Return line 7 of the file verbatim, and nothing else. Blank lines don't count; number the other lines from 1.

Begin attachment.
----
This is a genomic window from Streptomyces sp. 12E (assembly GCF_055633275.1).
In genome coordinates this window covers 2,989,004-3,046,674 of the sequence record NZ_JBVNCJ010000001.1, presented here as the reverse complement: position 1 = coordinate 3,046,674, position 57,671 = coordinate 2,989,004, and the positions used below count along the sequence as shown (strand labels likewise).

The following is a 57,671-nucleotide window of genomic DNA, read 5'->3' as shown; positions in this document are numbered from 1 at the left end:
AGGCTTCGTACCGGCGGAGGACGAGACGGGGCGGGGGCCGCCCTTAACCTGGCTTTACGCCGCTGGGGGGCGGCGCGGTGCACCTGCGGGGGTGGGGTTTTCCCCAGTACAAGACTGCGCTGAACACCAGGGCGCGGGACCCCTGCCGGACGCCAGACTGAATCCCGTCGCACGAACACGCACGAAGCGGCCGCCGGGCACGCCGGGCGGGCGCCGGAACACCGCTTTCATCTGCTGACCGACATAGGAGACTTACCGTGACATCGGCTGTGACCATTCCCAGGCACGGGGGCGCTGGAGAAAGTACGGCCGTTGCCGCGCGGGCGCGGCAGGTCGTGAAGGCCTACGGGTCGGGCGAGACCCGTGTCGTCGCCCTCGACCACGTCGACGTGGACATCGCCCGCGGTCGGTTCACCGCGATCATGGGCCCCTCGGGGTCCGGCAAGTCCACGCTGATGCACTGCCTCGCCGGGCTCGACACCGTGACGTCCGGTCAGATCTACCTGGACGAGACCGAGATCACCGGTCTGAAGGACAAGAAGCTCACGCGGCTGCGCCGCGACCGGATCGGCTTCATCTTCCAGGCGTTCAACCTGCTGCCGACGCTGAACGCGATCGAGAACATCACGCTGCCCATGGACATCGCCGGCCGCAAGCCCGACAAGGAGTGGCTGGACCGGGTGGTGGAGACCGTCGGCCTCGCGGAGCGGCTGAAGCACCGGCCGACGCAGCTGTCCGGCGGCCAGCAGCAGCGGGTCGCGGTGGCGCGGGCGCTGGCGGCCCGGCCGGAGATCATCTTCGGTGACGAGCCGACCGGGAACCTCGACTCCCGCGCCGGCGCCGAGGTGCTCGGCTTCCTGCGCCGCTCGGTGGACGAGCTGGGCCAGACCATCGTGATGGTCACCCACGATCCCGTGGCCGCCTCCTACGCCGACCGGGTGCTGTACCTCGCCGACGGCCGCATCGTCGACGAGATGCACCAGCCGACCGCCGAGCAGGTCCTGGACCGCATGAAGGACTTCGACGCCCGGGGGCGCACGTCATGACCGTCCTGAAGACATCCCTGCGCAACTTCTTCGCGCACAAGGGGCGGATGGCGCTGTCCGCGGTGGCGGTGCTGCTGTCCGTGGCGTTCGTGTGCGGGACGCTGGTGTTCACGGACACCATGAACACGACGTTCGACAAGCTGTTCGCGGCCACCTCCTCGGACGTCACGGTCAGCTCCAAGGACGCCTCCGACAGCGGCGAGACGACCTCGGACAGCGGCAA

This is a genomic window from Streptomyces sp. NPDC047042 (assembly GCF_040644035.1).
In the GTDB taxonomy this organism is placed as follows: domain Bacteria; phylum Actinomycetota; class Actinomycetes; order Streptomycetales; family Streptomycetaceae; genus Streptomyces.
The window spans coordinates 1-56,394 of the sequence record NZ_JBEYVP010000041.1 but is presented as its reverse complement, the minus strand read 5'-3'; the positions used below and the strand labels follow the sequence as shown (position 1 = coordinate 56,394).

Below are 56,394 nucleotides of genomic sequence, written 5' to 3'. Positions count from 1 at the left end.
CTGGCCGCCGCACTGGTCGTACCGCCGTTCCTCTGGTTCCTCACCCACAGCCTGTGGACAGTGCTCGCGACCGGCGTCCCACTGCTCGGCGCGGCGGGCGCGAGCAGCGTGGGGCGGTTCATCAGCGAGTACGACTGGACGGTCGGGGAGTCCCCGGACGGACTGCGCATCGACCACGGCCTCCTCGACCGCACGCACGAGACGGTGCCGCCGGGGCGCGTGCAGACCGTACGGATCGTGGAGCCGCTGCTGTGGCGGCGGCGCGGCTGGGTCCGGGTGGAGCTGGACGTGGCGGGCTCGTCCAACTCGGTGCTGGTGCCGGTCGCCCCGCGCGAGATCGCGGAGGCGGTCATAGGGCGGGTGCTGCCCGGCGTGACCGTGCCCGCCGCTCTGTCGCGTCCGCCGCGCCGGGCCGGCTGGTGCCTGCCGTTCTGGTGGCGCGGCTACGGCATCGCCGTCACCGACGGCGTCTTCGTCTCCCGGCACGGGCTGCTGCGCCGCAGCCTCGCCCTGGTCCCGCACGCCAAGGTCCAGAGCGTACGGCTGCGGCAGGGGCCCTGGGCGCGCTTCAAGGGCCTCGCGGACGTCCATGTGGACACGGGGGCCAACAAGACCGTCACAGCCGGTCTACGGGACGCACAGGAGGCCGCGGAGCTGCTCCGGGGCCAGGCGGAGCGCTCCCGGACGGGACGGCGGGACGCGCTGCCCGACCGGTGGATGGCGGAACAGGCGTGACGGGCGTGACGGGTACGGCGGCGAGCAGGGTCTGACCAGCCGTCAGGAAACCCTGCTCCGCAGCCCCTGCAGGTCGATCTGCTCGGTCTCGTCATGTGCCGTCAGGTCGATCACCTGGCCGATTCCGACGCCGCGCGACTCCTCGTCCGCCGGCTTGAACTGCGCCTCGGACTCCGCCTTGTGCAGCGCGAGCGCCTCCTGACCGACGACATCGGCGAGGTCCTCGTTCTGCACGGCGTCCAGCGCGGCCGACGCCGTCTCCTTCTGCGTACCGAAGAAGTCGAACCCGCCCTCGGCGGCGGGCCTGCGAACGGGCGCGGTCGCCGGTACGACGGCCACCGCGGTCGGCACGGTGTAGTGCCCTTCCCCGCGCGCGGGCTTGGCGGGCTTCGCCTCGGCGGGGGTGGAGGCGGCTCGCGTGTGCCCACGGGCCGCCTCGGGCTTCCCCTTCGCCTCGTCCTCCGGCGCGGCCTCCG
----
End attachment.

The window spans coordinates 1-56,394 of the sequence record NZ_JBEYVP010000041.1 but is presented as its reverse complement, the minus strand read 5'-3'; the positions used below and the strand labels follow the sequence as shown (position 1 = coordinate 56,394).